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Zika Virus

Zika Virus

In response to the recent WHO statement about Zika, we have informed ourselves about the situation in all countries where we operate. Notably, Zika is a benign virus that usually generates few complications. Only 20% of infected people will contract Zika fever. The other 80% that carry the virus will feel nothing. The complaints are fever and headache. For pregnant women, there is a risk that the virus will create malformations in children. We suggest that pregnant women travelling with us take special precautions. There are presently no recommendations against travel to any country in South America.

It is important to note that in areas higher than 2,500 meters (8,200 ft) above sea level, the Zika mosquito cannot survive. Therefore, visitors to Quito, Cuenca, Cuzco, Arequipa, Lake Titicaca, Puno, La Paz, and Uyuni (among other cities) are not at risk of being bitten by a Zika mosquito. The mosquito can grow only in wet zones close to the tropics; therefore, Chile and Argentina will not be affected.

In Ecuador, only 5 people are reported to have contracted Zika fever (in other affected countries). The government has intensified control measures by spraying potential mosquito breeding grounds. In the Galapagos Islands, is it unlikely that the mosquito can survive due to the islands’ environment; however, as precaution, a disinfection process is implemented in airplanes and ships entering the area from the mainland.

In Bolivia, only five people have been confirmed to have Zika fever; three of them came from Brazil, and two are locals. The Bolivian government has launched a national strategic plan for the prevention and control of Zika.

In Peru, only one case of Zika fever has been registered to date. The Ministries of Health (MOH) and Foreign Trade and Tourism (MINCETUR) have strengthened measures to prevent and control Zika fever. The government regularly fumigates hotels, restaurants and other tourist facilities in Northern Peru and the Peruvian Amazon Region where the virus might arise.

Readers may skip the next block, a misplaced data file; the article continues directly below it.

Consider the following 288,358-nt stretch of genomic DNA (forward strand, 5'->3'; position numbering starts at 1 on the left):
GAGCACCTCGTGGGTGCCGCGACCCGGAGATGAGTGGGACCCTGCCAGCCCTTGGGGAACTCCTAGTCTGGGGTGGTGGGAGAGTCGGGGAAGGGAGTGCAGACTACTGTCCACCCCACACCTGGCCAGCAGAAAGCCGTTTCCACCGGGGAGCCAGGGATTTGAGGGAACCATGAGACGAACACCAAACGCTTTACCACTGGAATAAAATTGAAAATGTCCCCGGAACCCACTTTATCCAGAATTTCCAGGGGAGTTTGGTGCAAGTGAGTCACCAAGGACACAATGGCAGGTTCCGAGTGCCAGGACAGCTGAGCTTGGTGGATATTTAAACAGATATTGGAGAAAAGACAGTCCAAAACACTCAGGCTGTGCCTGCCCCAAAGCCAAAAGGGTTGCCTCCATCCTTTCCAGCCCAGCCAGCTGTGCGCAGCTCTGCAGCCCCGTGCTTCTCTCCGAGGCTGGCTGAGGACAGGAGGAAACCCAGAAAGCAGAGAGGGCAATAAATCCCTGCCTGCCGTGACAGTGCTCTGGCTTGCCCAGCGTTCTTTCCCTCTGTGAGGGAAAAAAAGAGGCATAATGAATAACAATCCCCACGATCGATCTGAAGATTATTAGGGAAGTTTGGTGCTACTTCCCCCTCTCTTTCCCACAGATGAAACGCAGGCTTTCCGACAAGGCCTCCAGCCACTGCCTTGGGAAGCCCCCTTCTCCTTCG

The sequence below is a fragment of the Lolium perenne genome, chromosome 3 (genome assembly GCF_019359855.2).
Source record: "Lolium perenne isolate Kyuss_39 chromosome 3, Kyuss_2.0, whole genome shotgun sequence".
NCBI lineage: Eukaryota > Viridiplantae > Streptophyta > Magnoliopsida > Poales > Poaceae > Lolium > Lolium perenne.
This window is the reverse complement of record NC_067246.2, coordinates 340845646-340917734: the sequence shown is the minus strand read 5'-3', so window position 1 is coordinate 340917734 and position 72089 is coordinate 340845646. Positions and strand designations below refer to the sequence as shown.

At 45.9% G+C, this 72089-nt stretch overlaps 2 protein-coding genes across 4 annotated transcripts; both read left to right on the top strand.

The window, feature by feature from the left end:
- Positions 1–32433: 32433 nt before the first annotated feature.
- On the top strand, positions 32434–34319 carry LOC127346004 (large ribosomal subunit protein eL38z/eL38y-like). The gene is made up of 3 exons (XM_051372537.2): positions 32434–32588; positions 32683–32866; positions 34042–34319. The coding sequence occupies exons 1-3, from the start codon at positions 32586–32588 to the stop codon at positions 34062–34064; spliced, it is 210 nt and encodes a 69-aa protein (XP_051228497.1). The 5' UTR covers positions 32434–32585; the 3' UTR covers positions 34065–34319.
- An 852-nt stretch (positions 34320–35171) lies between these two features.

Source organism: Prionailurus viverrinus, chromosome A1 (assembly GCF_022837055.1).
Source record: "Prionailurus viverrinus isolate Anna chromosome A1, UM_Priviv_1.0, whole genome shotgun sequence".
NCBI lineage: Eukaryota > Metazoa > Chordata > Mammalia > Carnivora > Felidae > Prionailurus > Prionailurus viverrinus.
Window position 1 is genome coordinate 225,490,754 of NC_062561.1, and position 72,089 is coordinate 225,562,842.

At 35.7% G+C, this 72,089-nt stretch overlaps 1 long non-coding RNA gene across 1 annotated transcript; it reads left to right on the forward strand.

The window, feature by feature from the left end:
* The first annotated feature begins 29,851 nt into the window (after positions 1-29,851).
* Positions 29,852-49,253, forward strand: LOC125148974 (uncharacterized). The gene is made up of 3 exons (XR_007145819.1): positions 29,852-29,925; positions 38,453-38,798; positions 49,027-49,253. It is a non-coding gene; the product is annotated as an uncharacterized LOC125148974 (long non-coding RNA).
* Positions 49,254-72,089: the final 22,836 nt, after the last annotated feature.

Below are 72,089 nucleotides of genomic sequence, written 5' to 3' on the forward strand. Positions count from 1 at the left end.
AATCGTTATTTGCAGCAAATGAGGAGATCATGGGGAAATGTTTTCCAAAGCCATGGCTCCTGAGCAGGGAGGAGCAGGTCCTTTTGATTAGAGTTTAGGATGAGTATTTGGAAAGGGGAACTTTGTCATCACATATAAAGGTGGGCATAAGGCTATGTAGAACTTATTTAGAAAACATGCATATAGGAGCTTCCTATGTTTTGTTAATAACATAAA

Brazil has taken extraordinary measures to prevent infection. The government works with the population to increase prevention. The chief physician for the 2016 Rio Olympic Games, John Grangeiro, has indicated that the presence of the mosquito declines from mid-April to insignificance in June, when the dry season begins. As a preventive measure it is recommended that pregnant women or those who plan to become pregnant are advised to take extreme caution or postpone their trip to Brazil.

When traveling in tropical zones in South America and elsewhere in the world, take these precautions:

  • Use insect repellent whether you are inside or outside;
  • Wear long-sleeved shirts and long pants;
  • Wear closed shoes (no sandals and flip-flops);
  • In hotels, use air conditioning (if available) and don’t open the window at night;
  • Sleep under a mosquito net.
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